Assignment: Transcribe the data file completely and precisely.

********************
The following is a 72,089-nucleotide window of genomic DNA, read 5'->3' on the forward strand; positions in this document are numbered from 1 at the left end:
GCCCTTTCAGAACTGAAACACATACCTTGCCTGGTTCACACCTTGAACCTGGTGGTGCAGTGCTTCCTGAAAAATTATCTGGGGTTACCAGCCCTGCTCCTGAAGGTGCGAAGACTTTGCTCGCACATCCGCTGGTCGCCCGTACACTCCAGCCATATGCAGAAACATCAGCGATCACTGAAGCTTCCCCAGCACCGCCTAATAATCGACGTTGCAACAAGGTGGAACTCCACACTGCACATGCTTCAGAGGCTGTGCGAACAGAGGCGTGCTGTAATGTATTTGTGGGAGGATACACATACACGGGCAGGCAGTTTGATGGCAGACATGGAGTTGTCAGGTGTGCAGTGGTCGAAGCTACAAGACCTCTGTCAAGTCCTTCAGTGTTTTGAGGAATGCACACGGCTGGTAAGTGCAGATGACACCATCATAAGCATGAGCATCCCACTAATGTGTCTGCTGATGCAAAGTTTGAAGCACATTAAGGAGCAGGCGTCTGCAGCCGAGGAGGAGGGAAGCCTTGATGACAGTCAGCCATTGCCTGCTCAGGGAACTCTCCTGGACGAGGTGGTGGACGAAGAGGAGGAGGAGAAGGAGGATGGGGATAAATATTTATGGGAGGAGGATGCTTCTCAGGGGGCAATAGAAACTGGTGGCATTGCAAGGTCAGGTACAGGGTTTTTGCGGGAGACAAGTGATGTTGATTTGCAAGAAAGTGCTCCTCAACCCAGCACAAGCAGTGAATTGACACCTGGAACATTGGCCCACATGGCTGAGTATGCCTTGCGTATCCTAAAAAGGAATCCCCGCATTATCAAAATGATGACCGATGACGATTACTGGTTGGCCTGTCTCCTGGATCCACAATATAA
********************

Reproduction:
The following is a 72,089-nucleotide window of genomic DNA, read 5'->3' on the forward strand; positions in this document are numbered from 1 at the left end:
GCCCTTTCAGAACTGAAACACATACCTTGCCTGGTTCACACCTTGAACCTGGTGGTGCAGTGCTTCCTGAAAAATTATCTGGGGTTACCAGCCCTGCTCCTGAAGGTGCGAAGACTTTGCTCGCACATCCGCTGGTCGCCCGTACACTCCAGCCATATGCAGAAACATCAGCGATCACTGAAGCTTCCCCAGCACCGCCTAATAATCGACGTTGCAACAAGGTGGAACTCCACACTGCACATGCTTCAGAGGCTGTGCGAACAGAGGCGTGCTGTAATGTATTTGTGGGAGGATACACATACACGGGCAGGCAGTTTGATGGCAGACATGGAGTTGTCAGGTGTGCAGTGGTCGAAGCTACAAGACCTCTGTCAAGTCCTTCAGTGTTTTGAGGAATGCACACGGCTGGTAAGTGCAGATGACACCATCATAAGCATGAGCATCCCACTAATGTGTCTGCTGATGCAAAGTTTGAAGCACATTAAGGAGCAGGCGTCTGCAGCCGAGGAGGAGGGAAGCCTTGATGACAGTCAGCCATTGCCTGCTCAGGGAACTCTCCTGGACGAGGTGGTGGACGAAGAGGAGGAGGAGAAGGAGGATGGGGATAAATATTTATGGGAGGAGGATGCTTCTCAGGGGGCAATAGAAACTGGTGGCATTGCAAGGTCAGGTACAGGGTTTTTGCGGGAGACAAGTGATGTTGATTTGCAAGAAAGTGCTCCTCAACCCAGCACAAGCAGTGAATTGACACCTGGAACATTGGCCCACATGGCTGAGTATGCCTTGCGTATCCTAAAAAGGAATCCCCGCATTATCAAAATGATGACCGATGACGATTACTGGTTGGCCTGTCTCCTGGATCCACAATATAA